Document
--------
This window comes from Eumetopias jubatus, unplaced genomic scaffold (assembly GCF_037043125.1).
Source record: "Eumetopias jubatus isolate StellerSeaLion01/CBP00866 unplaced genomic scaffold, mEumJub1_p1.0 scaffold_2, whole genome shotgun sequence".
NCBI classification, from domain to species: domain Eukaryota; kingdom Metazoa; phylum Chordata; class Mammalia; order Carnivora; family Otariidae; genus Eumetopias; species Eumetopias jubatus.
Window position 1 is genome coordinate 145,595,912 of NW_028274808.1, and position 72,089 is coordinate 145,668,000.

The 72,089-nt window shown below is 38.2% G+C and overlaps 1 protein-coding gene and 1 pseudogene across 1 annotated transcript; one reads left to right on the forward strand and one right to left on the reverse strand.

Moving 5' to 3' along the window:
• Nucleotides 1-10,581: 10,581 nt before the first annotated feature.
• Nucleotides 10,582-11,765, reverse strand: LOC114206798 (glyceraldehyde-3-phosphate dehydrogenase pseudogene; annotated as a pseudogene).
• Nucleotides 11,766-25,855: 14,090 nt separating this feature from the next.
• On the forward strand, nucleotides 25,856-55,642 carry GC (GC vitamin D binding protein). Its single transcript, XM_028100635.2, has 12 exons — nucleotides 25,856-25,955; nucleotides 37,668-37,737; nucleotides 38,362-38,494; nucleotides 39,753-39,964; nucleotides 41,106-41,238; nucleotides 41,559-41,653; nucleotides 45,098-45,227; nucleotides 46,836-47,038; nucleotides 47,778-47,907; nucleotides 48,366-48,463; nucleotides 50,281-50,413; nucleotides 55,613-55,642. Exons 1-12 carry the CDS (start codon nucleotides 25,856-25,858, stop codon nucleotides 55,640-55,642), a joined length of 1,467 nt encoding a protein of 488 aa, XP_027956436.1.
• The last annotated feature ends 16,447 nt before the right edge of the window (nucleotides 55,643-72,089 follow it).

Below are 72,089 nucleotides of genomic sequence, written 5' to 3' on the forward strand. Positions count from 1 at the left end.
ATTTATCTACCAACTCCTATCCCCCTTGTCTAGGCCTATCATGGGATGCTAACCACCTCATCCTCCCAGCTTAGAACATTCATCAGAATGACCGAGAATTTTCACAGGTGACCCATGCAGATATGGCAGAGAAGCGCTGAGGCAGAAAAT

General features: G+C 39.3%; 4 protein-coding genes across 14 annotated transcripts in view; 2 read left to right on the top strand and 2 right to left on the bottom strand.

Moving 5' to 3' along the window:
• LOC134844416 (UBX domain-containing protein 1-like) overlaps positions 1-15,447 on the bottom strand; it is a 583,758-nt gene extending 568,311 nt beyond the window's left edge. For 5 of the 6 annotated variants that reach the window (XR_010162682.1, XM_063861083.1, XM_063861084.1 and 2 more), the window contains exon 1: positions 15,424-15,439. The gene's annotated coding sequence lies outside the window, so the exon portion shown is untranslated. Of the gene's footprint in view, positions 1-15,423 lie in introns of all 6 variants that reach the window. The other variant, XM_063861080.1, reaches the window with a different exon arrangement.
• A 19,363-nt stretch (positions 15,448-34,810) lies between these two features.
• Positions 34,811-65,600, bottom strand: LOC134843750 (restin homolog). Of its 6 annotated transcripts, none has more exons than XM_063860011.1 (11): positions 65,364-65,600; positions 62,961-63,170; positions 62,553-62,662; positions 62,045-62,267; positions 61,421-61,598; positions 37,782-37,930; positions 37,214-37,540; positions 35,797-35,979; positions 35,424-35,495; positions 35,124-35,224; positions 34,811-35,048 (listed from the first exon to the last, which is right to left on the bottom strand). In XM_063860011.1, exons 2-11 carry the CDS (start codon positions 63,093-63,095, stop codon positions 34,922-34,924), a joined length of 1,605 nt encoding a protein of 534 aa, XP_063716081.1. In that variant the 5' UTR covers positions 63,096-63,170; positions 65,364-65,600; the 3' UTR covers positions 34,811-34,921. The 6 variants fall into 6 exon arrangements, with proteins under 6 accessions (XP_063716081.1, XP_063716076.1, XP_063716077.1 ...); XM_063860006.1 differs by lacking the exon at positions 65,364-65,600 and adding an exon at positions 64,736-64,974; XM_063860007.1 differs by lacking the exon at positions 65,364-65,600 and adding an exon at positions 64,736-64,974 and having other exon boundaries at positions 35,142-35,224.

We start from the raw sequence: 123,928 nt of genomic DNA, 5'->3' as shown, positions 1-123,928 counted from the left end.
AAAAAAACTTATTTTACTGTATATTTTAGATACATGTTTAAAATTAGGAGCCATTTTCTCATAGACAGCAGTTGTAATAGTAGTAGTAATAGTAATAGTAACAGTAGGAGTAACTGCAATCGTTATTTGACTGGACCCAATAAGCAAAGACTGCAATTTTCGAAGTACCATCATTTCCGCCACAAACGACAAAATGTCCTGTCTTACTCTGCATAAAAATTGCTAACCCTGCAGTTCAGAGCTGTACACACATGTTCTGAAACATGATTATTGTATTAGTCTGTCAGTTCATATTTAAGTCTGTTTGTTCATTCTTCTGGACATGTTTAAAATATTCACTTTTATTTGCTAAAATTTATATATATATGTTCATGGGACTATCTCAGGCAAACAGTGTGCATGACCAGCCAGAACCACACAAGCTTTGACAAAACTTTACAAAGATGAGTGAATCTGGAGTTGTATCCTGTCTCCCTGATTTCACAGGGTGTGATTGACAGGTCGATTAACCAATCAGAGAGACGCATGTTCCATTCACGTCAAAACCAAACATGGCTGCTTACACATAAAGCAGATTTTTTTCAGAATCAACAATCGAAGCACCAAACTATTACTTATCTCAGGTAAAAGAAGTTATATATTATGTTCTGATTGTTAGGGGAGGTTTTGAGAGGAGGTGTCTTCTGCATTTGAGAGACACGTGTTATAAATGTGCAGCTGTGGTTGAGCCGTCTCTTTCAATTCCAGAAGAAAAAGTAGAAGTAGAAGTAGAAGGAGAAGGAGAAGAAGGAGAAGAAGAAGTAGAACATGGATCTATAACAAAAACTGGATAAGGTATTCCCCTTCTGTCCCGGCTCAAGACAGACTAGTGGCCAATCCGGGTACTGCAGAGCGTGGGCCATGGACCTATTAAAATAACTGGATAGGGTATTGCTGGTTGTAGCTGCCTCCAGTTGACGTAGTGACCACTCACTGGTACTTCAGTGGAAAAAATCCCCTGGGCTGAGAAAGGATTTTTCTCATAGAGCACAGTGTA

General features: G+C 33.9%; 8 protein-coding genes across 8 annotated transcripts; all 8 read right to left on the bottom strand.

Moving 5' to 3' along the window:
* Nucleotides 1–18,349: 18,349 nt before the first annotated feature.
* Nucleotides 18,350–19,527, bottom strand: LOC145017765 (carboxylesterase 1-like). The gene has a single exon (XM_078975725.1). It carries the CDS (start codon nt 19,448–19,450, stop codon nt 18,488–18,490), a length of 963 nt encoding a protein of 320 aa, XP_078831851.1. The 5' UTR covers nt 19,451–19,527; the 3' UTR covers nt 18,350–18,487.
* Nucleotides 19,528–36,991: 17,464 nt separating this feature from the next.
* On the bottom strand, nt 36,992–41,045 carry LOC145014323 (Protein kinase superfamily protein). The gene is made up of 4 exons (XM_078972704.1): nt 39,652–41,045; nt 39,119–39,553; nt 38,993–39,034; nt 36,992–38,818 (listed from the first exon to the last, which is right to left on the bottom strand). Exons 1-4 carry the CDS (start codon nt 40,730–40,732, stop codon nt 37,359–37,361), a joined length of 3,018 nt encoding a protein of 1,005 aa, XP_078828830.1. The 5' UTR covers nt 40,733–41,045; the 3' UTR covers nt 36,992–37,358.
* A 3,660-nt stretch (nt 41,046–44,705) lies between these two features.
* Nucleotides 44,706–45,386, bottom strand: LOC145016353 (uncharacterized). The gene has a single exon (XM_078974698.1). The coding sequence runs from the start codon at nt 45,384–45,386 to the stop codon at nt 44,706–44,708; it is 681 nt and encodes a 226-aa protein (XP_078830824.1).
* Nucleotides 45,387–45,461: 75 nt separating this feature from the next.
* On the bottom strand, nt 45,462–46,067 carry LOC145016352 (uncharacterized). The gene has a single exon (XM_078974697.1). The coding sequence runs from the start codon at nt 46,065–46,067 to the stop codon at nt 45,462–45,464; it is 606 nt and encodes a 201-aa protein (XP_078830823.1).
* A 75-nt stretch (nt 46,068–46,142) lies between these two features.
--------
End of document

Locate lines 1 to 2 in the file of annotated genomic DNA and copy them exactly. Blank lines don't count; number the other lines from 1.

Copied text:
This window comes from Eumetopias jubatus, unplaced genomic scaffold (assembly GCF_037043125.1).
Source record: "Eumetopias jubatus isolate StellerSeaLion01/CBP00866 unplaced genomic scaffold, mEumJub1_p1.0 scaffold_2, whole genome shotgun sequence".